A good choice is to stay at boutique hotels, which have mushroomed throughout Siem Reap. Boutique hotels can be well-furnished and represent great value for money. The savings can be used for meals or trip expenses.
Our boutique hotel even has a fully equipped gym to work away the extra weight gained along the trip.
Choose those with a swimming pool in case you want to cool down in the afternoon heat. Quite a few hotels come with salt-water pool, which has lower chlorine levels and are much gentler on the eyes and skin.
Tip #03 – Explore and Experience Local Culture
Exploring local food is a great way to get acquainted with local culture fast. While I would not recommend feasting on roadside street food in view of the hygiene factor, there are however some local staples which you can attempt safely.
The sugar palm juice, a must-try when you visit during November-April period. Many families sell this refreshing juice as an extra source of income. Typically, the young men in the family climb up the tall trees and secure bamboo containers around cut part of the stem of the male and female flowers (in the pic above, the male stems are on the left, female on right). These bamboo containers fill up overnight and are collected early next morning. The fresh juice is then strained, poured into plastic drink bottles and chilled in an ice box. A cup or bottle typically sells for USD1 (to tourists). It tastes best in the early morning when it is naturally sweet but may get slightly sour in the late afternoon due to fermentation.
On the way to Kompong Khleang, you should try bamboo sticky rice along National Highway No.6 in the small village of Khchass. There are rows and rows of vendors selling the snack along the road. The vendor makes this snack by filling cut bamboo stem with a mixture of glutinous rice, black beans, coconut milk and palm sugar. The bamboo is then roasted over an open fire made with burning bamboo stalks.
Another local product you can buy home is palm sugar (similar to Gula Malaka). It is not as sweet as normal sugar and tastes a bit like caramel. Palm-sugar can be used to create delicious sweets, sauces and desserts. It has been praised by nutritionists for being rich in various vitamins and minerals as for it’s healthy properties.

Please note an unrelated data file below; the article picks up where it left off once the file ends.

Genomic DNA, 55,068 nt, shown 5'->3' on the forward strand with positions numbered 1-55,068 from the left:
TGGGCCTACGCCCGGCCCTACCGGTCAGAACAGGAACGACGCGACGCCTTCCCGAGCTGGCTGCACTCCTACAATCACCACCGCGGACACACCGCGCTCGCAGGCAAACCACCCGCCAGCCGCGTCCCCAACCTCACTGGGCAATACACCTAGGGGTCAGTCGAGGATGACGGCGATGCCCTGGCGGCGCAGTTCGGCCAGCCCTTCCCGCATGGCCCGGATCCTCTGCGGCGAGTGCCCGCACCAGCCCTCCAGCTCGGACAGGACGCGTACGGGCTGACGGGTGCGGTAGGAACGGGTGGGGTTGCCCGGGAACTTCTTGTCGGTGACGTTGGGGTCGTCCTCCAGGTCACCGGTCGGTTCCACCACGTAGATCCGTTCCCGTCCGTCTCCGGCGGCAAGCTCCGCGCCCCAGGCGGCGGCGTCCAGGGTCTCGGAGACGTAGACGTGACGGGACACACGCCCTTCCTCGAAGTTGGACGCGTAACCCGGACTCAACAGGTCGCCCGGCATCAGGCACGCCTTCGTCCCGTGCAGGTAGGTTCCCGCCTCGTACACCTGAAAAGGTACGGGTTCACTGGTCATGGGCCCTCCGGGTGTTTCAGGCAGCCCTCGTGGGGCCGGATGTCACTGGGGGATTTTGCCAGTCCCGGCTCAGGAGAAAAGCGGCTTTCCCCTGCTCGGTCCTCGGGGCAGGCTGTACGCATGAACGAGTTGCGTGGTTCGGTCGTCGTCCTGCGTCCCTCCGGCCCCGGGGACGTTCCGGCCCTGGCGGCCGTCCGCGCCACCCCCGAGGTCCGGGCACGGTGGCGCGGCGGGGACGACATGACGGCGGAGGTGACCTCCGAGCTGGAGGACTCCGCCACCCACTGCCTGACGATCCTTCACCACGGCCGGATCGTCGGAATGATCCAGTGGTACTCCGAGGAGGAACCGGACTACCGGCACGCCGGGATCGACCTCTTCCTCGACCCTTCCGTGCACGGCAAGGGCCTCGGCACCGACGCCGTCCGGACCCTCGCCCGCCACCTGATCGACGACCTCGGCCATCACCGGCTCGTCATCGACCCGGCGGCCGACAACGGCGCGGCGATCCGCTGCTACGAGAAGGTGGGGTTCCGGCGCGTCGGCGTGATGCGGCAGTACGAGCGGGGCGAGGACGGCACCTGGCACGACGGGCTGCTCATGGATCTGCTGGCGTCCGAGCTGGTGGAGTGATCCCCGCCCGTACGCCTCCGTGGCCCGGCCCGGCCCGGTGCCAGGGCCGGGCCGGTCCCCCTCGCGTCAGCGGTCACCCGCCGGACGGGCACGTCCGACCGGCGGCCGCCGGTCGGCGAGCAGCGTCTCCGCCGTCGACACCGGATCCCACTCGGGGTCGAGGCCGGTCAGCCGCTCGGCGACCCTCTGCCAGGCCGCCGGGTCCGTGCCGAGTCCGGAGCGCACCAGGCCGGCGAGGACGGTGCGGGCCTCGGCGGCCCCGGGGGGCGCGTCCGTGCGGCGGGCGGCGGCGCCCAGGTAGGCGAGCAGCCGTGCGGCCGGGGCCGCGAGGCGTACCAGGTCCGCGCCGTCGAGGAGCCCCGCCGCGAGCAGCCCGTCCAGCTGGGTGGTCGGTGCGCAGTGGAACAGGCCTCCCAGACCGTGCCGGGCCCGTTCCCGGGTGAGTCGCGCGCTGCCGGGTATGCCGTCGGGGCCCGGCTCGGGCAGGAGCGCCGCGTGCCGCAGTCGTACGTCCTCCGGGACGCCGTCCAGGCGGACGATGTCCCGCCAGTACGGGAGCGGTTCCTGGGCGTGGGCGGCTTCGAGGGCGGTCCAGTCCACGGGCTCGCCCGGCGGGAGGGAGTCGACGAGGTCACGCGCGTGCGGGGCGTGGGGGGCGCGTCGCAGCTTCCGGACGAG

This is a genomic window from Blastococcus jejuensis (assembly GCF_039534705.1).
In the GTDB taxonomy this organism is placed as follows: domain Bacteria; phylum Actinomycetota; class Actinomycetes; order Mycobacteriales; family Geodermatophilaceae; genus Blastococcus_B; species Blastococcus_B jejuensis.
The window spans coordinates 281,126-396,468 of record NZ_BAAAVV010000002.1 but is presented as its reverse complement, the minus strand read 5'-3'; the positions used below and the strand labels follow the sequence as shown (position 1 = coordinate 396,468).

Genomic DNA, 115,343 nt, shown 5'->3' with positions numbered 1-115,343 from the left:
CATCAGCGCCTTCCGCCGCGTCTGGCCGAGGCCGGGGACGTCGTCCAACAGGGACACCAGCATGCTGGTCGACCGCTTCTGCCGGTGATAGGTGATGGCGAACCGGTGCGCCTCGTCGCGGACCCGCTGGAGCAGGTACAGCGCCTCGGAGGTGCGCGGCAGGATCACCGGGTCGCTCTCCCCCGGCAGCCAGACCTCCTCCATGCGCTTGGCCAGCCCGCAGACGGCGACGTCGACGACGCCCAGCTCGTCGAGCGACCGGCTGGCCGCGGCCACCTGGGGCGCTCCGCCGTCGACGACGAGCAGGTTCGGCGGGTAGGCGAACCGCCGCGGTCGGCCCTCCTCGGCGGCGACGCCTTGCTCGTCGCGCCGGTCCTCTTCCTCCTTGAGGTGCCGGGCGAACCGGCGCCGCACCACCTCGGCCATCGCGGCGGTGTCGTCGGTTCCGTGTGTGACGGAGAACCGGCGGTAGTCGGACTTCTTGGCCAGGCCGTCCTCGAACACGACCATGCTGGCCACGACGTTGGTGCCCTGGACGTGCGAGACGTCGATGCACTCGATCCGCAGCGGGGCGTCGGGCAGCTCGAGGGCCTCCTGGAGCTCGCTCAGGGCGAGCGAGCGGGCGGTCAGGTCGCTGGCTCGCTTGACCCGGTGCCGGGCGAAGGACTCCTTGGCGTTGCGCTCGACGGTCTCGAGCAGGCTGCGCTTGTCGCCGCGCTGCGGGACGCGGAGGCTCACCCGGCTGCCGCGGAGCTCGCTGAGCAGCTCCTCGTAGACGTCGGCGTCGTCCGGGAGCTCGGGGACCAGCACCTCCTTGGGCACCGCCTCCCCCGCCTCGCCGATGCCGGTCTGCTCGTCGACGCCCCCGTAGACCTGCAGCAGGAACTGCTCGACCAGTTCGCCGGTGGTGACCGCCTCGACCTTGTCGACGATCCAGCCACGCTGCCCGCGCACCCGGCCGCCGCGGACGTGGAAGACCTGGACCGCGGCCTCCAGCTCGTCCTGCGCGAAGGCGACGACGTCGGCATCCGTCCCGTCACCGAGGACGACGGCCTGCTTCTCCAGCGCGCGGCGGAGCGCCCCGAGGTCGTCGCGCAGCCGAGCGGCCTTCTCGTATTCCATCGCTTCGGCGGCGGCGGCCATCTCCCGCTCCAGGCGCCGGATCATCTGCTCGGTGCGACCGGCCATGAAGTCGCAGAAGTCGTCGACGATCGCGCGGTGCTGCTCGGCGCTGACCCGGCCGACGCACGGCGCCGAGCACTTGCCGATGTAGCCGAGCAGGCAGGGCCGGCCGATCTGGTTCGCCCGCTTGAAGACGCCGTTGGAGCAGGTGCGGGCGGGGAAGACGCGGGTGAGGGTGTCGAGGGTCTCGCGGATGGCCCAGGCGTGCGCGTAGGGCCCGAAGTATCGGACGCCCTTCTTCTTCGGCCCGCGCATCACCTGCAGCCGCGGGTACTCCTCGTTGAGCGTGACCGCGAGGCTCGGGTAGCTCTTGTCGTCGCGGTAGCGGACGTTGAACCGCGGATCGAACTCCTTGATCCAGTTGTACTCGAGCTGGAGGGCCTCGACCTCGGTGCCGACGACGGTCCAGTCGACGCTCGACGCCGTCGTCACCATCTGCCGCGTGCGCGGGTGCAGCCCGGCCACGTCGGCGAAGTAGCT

Street food in Cambodia isn’t quite as safe as it is in Thailand and you should exercise more caution here than you would in other countries. Food poisoning is not only confined to street food so please don’t eat it freely as you would elsewhere. That said, it always interesting to have a look at the offering occasionally. We stopped at this stall selling palm juice and also BBQ meats. The skewered Toman fish and frog legs came right from the farm just behind the bushes, while the chicken was from the vendor’s village. While I refrained from buying the meats, I did try the palm juice which was harvested from the palm tree right behind the make-shift stall. It was indeed slightly sourish as it was already late afternoon.
While not as iconic as Bangkok’s version, Cambodia’s version of the tuk-tuk is the way to go. These two-wheeled carriages are pulled by a motorcycle and are readily available everywhere. When tuk-tuk drivers see foreigners, they inevitably feel more upside with their asking price. Hence, it’s a must to negotiate a price before starting the journey to avoid quarrelling over USD1-2 at the end of the ride. The usual flag down rate is USD2 for a short 3km around town. You might like to check out price indicator here.